Irons: Callaway Mavrik Pro (6), Callaway Apex Pro ’21 (7-PW)
Shafts: Nippon N.S Pro 950 GH

Wedges: Callaway Mack Daddy Forged (50-10, 56-12 @55, 60-10)

Putter: Toulon Garage Chicago (H1 neck)

Ball: Callaway Chrome Soft X (2020)

  • Featured image via Callaway’s Johnny Wunder
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Xander Schauffele switches to armlock putter…despite wanting the method banned



Xander Schauffele has made a significant putting switch this week at Murfield Village, implementing the armlock method on the greens — a technique he feels should be banned.

The Californian is statistically one of the best putters on Tour and ranks ninth this season for strokes gained: putting. However, in a surprising move, he has now decided to move to an armlock version of his regular putter (Odyssey O-Works #7 CH Red) in search of more advantage.

On Thursday, Schauffele told media following his opening round that it’s still a method he believes should be banned on Tour despite the change.

“My putting coach (Derek Uyeda), my whole team honestly, we’re very against change and I had to see what the craze was about. I do feel funny, obviously being a top-10 putter on Tour, switching putters or the style of putting. It’s a distinct advantage.

“I am for banning the armlock putters, but if everyone else is going to use it and I feel like they have a bigger advantage, I may as well do the same.”

The change worked to great effect in round one at the Memorial. Schauffele needed just 28 putts during his opening round of 68, and after his round, the Californian explained his new process on the greens.

“It’s easier; it’s more consistent. My coach and I work a lot in San Diego on start lines and making sure the ball’s doing what we think it’s doing. And the fact that [the putter] is anchored to your arm…you can flinch in your hands, but you can’t flinch your entire left arm. So that’s the process behind that.”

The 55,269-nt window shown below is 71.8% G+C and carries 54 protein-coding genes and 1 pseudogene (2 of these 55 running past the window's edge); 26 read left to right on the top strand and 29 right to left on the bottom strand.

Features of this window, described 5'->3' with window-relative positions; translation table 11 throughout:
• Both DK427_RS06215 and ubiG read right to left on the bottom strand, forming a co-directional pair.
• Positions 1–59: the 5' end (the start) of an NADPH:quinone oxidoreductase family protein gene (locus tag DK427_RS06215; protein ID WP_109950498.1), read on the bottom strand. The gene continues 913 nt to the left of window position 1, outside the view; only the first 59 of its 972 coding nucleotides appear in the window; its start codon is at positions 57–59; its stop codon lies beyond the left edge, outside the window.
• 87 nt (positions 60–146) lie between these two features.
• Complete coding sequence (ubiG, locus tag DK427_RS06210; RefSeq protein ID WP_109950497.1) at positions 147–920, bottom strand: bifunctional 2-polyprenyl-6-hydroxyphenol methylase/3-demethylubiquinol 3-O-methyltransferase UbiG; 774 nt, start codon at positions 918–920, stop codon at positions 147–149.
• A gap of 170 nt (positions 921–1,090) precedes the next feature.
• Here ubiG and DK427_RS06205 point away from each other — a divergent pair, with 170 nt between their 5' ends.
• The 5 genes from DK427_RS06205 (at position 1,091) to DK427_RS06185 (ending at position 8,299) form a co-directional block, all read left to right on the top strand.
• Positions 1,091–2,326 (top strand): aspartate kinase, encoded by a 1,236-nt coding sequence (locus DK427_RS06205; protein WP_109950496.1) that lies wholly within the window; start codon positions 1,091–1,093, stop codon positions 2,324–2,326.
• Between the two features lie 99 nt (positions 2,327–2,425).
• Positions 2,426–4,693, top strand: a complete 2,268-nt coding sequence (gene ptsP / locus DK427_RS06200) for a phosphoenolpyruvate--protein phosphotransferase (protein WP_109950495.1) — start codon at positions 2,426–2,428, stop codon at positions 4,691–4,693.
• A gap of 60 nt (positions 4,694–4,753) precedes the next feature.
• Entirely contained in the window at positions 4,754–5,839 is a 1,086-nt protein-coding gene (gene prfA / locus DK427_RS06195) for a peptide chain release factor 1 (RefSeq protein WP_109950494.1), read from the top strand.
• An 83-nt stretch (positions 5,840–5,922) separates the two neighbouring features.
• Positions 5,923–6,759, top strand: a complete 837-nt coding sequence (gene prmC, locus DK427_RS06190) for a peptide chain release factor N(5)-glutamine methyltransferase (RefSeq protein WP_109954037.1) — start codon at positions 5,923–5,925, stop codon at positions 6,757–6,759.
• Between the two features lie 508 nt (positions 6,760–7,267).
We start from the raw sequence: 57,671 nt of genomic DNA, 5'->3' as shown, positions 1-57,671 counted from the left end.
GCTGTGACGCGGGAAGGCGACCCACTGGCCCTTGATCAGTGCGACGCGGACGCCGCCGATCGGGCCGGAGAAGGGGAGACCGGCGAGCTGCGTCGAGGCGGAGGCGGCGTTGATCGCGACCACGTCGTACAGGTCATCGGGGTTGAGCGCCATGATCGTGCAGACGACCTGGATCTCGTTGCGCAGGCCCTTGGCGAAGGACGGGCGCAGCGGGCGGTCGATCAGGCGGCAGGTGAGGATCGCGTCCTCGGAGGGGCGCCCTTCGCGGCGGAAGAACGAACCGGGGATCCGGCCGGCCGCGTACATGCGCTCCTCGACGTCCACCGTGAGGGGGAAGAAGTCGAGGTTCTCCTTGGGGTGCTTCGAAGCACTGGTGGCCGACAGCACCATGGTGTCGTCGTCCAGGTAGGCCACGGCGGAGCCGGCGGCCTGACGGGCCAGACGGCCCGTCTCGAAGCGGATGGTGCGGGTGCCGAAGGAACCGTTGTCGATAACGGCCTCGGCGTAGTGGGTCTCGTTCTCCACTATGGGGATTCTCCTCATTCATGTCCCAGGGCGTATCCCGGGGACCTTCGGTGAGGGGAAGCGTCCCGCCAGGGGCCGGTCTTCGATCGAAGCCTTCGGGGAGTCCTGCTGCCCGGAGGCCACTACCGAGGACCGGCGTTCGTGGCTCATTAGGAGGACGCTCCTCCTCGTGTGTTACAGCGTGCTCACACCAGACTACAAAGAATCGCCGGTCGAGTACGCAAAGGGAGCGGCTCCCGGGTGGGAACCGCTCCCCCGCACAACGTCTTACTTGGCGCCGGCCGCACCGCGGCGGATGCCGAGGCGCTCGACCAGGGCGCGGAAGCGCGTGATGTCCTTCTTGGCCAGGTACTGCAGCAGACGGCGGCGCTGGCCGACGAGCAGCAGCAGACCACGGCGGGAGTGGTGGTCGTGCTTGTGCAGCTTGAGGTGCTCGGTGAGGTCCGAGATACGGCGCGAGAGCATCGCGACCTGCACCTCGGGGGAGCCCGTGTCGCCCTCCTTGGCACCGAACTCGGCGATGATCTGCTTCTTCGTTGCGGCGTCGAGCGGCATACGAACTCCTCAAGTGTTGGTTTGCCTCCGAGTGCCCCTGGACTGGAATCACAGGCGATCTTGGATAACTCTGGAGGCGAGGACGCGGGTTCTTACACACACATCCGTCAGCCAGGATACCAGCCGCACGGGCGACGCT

Despite the change in process, Schauffele still believes that the game’s authorities should ban the armlock method, saying how it “takes the stress of putting out of the game”.

“It takes the stress of putting out of the game. Putting is so stressful. Obviously hitting shots and chipping and all kinds of stuff are difficult, but your putts are what give you the score on the card. It’s ruined a lot of people’s careers and it’s helped people’s career.

“So I think putting is an art in our game and when you lock it to your arm or anchor it to your body, it kind of gets rid of that.”

As for putting goals, Schaufelle has set himself a big target of ending the season ranked number one in Strokes Gained: Putting, a goal he feels he can reach now with the armlock technique.

“I know how good it can be and I think you still have to read putts and get the speed down correct. I’m in a very similar setup compared to my old putter and I know I can putt with a shorter putter, so I figured if I can get an advantage on the greens, and maybe get to first in putting, that would be something special. So I’m going to give it a go.”

Xander Schauffele putter specs

  • Model: Odyssey Wrist Lock #7
  • Length: 38 inches
  • Loft: 5.5 degrees
  • Lie: 71.5 degrees
  • Shaft: Black stepped shaft
  • Grip: WristLock SuperStroke
  • Insert: White Hot
  • Alignment aids: Top and tracers in white